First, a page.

Greenhouse gas emissions

Emissions of greenhouses gases (GHG) from human activities disturb the radiative energy balance of the earth's atmosphere system. They exacerbate the natural greenhouse effect, leading to temperature changes and other consequences for the earth’s climate.

Climate change is of concern mainly as regards its impact on ecosystems (biodiversity), human settlements and agriculture, and on the frequency and scale of extreme weather events. It could have significant consequences for human well-being and socio-economic activities.

Definition

Emissions refer to the sum of six GHGs that have direct effects on climate change and are considered responsible for a major part of global warming: carbon dioxide (CO2), methane (CH4), nitrous oxide (N2O), chlorofluorocarbons (CFCs), hydrofluorocarbons (HFCs), perfluorocarbons (PFCs) and sulphur hexafluoride (SF6).

They show total gross emissions expressed in CO2 equivalents as well as emission intensities per capita. They refer to GHG emitted within the national territory; CO2 emissions and removals from land use change and forestry are excluded as are international transactions of emission reduction units or certified emission reductions.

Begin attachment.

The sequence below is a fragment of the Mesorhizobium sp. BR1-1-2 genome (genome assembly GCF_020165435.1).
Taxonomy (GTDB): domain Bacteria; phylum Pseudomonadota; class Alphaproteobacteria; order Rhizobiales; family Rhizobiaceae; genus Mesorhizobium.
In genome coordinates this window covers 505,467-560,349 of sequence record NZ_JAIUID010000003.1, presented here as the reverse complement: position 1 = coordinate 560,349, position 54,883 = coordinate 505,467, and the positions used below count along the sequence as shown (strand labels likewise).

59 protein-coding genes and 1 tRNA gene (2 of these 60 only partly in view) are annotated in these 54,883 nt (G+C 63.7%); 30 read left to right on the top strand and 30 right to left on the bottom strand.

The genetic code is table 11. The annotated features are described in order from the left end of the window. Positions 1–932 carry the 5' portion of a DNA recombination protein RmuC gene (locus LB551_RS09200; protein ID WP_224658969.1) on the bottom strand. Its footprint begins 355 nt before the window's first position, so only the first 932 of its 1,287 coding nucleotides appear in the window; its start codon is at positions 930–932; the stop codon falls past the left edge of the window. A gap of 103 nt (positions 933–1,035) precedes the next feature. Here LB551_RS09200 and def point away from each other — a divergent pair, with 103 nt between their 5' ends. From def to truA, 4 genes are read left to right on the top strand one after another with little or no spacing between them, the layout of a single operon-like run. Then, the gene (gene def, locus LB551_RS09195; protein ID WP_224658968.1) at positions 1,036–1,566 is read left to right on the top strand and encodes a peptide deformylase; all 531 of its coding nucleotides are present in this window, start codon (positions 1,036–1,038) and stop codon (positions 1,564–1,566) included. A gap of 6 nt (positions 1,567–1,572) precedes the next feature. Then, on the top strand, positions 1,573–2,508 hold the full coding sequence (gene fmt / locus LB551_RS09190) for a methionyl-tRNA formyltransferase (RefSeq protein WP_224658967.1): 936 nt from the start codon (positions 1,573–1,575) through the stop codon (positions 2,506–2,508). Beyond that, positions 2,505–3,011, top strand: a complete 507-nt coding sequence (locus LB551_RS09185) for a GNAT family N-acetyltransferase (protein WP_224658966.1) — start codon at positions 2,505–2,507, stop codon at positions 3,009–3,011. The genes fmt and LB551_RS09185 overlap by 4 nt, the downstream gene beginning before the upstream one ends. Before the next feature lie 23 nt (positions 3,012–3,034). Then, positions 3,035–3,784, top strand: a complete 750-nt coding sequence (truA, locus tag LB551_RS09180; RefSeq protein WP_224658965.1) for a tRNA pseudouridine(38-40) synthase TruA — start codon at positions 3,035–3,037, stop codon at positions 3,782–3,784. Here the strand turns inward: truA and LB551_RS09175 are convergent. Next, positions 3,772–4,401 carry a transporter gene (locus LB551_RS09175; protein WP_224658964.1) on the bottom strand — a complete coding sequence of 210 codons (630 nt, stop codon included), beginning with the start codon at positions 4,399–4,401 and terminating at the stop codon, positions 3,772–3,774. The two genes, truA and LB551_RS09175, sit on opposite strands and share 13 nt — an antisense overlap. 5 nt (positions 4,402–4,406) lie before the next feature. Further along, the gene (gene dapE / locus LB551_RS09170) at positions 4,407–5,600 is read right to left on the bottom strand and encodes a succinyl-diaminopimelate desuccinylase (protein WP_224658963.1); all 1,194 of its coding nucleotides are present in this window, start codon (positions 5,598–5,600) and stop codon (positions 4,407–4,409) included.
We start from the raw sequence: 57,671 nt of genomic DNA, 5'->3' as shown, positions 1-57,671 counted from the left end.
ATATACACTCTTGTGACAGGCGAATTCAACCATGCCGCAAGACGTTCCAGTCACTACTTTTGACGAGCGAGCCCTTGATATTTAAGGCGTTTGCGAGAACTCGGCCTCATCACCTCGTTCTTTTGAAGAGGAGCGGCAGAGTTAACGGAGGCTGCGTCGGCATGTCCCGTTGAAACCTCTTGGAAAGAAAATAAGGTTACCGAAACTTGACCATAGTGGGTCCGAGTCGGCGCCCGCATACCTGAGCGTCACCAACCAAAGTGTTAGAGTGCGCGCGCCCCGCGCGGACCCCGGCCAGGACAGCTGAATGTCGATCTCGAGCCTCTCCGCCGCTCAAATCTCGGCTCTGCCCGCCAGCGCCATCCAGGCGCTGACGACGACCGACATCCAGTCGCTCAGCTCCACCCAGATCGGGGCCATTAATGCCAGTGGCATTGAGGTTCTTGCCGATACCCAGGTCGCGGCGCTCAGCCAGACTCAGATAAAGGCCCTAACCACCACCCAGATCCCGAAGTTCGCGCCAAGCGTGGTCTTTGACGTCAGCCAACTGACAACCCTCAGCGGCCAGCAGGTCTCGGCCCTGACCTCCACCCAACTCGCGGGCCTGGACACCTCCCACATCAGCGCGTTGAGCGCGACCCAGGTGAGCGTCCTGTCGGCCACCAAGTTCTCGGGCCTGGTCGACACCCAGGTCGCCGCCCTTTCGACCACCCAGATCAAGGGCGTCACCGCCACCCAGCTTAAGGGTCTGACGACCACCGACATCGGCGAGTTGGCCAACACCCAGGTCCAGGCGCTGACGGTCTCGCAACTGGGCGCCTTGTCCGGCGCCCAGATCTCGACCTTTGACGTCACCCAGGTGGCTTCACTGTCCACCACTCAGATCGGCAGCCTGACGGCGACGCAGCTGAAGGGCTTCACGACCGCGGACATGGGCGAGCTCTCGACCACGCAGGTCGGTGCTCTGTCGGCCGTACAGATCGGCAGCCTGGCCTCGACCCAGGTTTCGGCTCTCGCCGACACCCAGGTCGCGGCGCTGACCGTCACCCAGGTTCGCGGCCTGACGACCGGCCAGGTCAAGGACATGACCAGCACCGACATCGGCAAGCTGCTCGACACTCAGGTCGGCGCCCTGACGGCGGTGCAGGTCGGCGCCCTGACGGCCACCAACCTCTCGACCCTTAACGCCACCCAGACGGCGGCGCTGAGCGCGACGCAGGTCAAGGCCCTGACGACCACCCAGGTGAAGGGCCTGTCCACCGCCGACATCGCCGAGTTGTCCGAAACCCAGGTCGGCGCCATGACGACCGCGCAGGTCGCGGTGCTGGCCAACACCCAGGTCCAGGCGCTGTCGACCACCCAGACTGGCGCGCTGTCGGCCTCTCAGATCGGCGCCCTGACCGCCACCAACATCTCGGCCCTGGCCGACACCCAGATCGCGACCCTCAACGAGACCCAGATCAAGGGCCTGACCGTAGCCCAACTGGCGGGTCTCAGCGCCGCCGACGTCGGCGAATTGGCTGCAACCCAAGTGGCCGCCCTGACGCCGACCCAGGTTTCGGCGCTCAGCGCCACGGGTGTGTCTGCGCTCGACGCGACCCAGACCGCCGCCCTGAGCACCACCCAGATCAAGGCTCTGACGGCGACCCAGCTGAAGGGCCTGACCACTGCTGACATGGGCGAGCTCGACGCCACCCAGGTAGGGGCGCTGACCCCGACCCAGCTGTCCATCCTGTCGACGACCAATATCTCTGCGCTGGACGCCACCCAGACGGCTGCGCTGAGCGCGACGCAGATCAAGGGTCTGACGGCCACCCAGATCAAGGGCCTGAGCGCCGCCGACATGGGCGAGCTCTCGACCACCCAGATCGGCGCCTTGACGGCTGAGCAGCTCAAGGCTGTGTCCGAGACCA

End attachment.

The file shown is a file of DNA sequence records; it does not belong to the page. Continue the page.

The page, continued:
Comparability

Data on GHG emissions are reported annually to the Secretariat of the United Nations Framework Convention on Climate Change (UNCCC) with 1990 as a base year but not by all OECD countries. They display a good level of comparability. The high per capita emissions of Luxembourg result from the lower taxation of road fuels compared to neighbouring countries, which attracts drivers to refuel in the country.

The OECD total does not include Israel.

Overview

Emissions of greenhouse gas emissions have been declining in recent years in almost all OECD countries. They fell by almost 5% since 2008 in the OECD area. This is partly due to a slowdown in economic activity following the 2008 economic crisis, but also to a strengthening of climate policies and changing patterns of energy consumption. CO2 remains predominant and determines the overall trend. Together with CH4 and N2O, it accounts for about 98% of GHG emissions. The other gases account for about 2%, but their emissions are growing.

Individual OECD countries’ contributions to the additional greenhouse effect, and their rates of progress, vary significantly. These differences partly reflect different national circumstances, such as composition and rate of economic growth, population growth, energy resource endowment, and the extent to which the countries have taken steps to reduce emissions from various sources.

Sources

Further information

Statistical publications

Methodological publications

Websites

Table. Greenhouse gas emissions

 http://dx.doi.org/10.1787/888933336230

Greenhouse gas emissions
Tonnes per capita
picture

 http://dx.doi.org/10.1787/888933335043